Free Market Sunbed Selection
It occurred to me, while taking my vacation in Turkey, that the system for allocating the sunbeds around the swimming pool in my hotel/resort was pretty close to being a perfect functioning free market.
So, if you allow me the conceit of considering all those people who were guests in the resort as it’s “population” then what we had was a situation where there was equality of opportunity and where your reward correlated with the amount of effort you are prepared to put in. The limited resources were secured in a competitive market.
As in many other places, it worked like this – there were not enough sunbeds around the pool for the number of guests at the resort. So people rose early in the morning in order to put out towels on the beds they wanted to secure for the day.
If you rose late, say 10.30 AM, as we did on the first day because we had arrived in the small hours of the morning and were knackered – you were unlikely to be able to get any sunbed by the pool at all. This didn’t leave you bedless, though. You simply had to walk to the beach and spend the day on a sunbed there. Which was absolutely fine, but for the purposes of this market was very much the ‘last resort’.
In order to get a bed by the pool you had to rise at 8.30. At this time you’d be grabbing one of the last few available and it’d be in the least popular location. Rising at 7.30 would give you a choice of about half the available beds and probably some of the ones that were in popular positions. Rise at 6.30AM and you’ve joined the ranks of the really hungry sunbed entrepreneurs, prepared to battle your way through your hangover and your sunburn and your bleary eyes in order to get a good spot from a selection of about 90% of the available beds.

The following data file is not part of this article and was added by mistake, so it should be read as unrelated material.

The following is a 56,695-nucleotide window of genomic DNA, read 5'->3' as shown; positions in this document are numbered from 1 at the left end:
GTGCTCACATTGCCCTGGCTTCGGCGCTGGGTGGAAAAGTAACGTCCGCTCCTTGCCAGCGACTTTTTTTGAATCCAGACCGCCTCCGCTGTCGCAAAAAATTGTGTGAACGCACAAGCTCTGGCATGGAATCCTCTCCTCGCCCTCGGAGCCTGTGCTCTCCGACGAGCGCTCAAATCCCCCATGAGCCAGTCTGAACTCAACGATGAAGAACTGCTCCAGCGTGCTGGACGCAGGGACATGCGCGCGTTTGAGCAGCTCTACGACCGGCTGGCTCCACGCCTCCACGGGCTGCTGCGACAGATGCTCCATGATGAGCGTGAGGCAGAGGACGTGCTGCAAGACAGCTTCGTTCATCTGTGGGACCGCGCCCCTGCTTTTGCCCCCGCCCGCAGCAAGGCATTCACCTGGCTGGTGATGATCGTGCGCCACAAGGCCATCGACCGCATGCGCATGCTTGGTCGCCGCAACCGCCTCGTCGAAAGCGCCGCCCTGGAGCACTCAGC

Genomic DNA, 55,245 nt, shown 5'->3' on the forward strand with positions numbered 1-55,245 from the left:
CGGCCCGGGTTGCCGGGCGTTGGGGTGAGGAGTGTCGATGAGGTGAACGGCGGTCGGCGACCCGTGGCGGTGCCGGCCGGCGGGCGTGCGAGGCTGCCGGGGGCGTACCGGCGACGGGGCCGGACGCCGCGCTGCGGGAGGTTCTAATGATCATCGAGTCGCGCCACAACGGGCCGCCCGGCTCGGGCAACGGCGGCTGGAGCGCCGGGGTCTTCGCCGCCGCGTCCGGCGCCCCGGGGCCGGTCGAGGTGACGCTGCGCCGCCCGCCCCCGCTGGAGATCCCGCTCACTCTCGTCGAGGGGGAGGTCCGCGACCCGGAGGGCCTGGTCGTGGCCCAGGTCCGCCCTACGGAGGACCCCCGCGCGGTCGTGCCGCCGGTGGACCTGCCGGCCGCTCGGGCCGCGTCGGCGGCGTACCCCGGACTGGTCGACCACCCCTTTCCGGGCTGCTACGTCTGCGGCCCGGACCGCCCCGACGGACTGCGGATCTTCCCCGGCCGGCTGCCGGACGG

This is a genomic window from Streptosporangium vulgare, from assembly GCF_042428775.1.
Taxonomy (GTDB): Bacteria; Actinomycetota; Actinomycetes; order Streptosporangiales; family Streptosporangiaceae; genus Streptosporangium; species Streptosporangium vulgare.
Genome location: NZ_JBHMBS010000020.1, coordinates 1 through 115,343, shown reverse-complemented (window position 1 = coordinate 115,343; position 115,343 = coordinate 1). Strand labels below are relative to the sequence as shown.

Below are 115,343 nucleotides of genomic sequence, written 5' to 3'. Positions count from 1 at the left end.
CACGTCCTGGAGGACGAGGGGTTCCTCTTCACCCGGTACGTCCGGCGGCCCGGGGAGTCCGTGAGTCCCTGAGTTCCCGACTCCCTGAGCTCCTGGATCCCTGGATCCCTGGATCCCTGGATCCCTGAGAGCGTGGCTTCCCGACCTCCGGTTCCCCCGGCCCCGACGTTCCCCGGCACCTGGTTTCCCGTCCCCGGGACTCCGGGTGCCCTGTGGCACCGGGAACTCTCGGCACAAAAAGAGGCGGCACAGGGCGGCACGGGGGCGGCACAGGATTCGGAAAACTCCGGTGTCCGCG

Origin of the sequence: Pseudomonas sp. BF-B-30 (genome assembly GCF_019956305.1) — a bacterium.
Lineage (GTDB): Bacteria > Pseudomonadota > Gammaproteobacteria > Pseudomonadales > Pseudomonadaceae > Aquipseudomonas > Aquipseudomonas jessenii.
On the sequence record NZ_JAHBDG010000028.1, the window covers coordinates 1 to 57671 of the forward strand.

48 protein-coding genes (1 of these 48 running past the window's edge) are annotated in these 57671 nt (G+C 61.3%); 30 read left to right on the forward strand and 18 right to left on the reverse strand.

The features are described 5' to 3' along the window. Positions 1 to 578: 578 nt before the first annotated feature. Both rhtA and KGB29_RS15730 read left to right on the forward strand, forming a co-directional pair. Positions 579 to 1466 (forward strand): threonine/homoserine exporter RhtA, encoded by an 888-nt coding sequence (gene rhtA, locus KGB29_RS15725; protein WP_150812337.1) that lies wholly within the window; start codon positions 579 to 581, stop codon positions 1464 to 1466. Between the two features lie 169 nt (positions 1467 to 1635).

But if you got up at 5.30AM you had moved into the elite, those who were prepared to do battle for the best sunbed locations of all. What made those beds special? They were right next to the pool and close to notable amenities like the bar, the water slides, the toilets/showers, the pool Disco etc. These were the gold label locations as far as sunbed coordinates go.
I noticed that the numbers who were prepared to get up at those different times seemed – in the broadest possible sense – to be rather similar to the numbers that might participate in a similar free market situation in the “real world.” A tiny group rose at the crack of dawn to get the greatest prize at all. A slightly larger but still small group made the 6.30 run and were happy with their gains. By 7.30 there were quite a few hunter/gatherers competing for prey.
The largest group of all rose at the more sensible 8.30, were happy with whatever bed they could get and thought anybody who rose any earlier simply to get a sunbed twenty feet further to the North was a nutter. And a small but not insignificant minority rose late, failed to get what they wanted and then spent the day moaning about it to anybody who would listen.
There was even crime, of a sort. Some unscrupulous fellows would move towels and place their own – taking the prize that another had gained through effort while expending almost no effort of their own. I saw one family challenged after they had done this and was not surprised to hear them defend themselves aggressively, suggesting that “nobody should be able to reserve sunbeds anyway.”
Maybe nobody should be able to reserve sunbeds. I don’t know. But the market was there, it had rules, and the vast majority of people were happy to be bound by those rules. Because without rules what would we have? Water pistols at dawn, that’s what.